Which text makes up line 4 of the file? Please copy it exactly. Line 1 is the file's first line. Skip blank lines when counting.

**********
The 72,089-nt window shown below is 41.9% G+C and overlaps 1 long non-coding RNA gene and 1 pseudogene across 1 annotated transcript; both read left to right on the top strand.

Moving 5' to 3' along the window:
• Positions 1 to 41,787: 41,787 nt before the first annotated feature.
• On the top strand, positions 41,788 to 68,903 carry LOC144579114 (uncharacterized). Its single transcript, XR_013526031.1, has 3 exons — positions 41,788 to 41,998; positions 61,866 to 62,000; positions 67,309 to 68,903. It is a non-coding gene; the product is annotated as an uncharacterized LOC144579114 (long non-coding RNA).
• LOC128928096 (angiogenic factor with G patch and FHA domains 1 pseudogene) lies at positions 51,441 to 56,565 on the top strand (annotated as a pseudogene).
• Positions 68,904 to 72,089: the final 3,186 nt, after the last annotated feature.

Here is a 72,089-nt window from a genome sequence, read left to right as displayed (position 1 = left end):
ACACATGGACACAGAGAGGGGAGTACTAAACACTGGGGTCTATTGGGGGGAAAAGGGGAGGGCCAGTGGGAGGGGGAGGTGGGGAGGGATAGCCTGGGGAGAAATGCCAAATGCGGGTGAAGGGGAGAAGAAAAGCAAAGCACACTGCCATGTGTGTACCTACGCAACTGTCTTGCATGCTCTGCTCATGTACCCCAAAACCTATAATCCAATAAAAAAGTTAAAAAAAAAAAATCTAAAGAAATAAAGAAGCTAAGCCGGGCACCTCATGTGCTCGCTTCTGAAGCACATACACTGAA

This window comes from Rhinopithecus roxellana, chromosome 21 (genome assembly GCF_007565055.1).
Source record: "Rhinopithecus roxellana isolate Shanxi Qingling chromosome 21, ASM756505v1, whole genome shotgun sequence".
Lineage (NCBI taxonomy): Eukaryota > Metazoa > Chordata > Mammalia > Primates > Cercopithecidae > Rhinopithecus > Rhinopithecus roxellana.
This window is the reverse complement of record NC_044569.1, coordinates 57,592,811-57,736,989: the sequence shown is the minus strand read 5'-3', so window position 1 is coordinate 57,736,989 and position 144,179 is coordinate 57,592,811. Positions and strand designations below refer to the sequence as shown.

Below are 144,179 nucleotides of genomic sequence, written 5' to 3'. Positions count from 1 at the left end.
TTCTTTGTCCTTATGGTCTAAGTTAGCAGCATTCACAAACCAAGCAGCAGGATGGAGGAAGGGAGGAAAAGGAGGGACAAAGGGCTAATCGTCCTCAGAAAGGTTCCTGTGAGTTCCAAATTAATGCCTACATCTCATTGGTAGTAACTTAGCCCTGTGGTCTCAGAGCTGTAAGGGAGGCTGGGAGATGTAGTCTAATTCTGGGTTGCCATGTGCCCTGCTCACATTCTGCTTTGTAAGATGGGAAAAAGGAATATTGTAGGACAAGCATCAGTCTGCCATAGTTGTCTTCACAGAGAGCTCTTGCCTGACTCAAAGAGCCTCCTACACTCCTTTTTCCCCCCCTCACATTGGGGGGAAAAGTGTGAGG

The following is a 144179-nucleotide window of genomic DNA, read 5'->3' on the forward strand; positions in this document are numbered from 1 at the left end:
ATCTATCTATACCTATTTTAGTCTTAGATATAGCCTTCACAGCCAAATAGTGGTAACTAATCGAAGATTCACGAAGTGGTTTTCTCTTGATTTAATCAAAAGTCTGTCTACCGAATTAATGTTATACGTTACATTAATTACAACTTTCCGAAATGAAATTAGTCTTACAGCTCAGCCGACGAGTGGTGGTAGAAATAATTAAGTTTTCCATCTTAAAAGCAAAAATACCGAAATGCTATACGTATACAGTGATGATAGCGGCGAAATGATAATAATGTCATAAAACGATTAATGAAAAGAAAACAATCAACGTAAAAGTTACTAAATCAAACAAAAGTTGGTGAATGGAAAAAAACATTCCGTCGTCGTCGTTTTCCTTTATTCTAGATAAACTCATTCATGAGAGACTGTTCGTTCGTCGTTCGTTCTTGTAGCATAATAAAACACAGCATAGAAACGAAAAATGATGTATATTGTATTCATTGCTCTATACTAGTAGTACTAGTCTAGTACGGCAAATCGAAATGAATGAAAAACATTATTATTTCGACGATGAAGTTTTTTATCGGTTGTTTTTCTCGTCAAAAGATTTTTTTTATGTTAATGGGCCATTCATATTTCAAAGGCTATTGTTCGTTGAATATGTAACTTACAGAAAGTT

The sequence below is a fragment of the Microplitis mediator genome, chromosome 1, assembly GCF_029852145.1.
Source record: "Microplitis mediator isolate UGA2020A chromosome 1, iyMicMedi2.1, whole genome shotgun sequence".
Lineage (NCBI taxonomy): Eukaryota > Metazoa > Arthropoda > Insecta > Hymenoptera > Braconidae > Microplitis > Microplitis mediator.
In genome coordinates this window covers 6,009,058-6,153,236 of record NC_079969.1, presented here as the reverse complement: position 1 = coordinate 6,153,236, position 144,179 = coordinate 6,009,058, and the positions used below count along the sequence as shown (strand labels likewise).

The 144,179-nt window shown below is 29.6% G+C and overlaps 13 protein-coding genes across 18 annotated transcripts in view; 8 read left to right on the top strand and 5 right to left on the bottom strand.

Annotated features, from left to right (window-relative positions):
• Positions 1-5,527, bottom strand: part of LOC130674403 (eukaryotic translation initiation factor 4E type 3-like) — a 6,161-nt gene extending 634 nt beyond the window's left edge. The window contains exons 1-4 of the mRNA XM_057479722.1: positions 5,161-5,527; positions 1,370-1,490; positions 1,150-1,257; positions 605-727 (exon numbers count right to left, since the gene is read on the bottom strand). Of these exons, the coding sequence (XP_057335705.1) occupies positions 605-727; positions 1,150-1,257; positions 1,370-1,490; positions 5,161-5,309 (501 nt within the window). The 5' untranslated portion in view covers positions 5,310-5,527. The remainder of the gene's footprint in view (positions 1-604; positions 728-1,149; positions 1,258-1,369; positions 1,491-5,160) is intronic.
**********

• On the top strand, positions 41,788 to 68,903 carry LOC144579114 (uncharacterized). Its single transcript, XR_013526031.1, has 3 exons — positions 41,788 to 41,998; positions 61,866 to 62,000; positions 67,309 to 68,903. It is a non-coding gene; the product is annotated as an uncharacterized LOC144579114 (long non-coding RNA).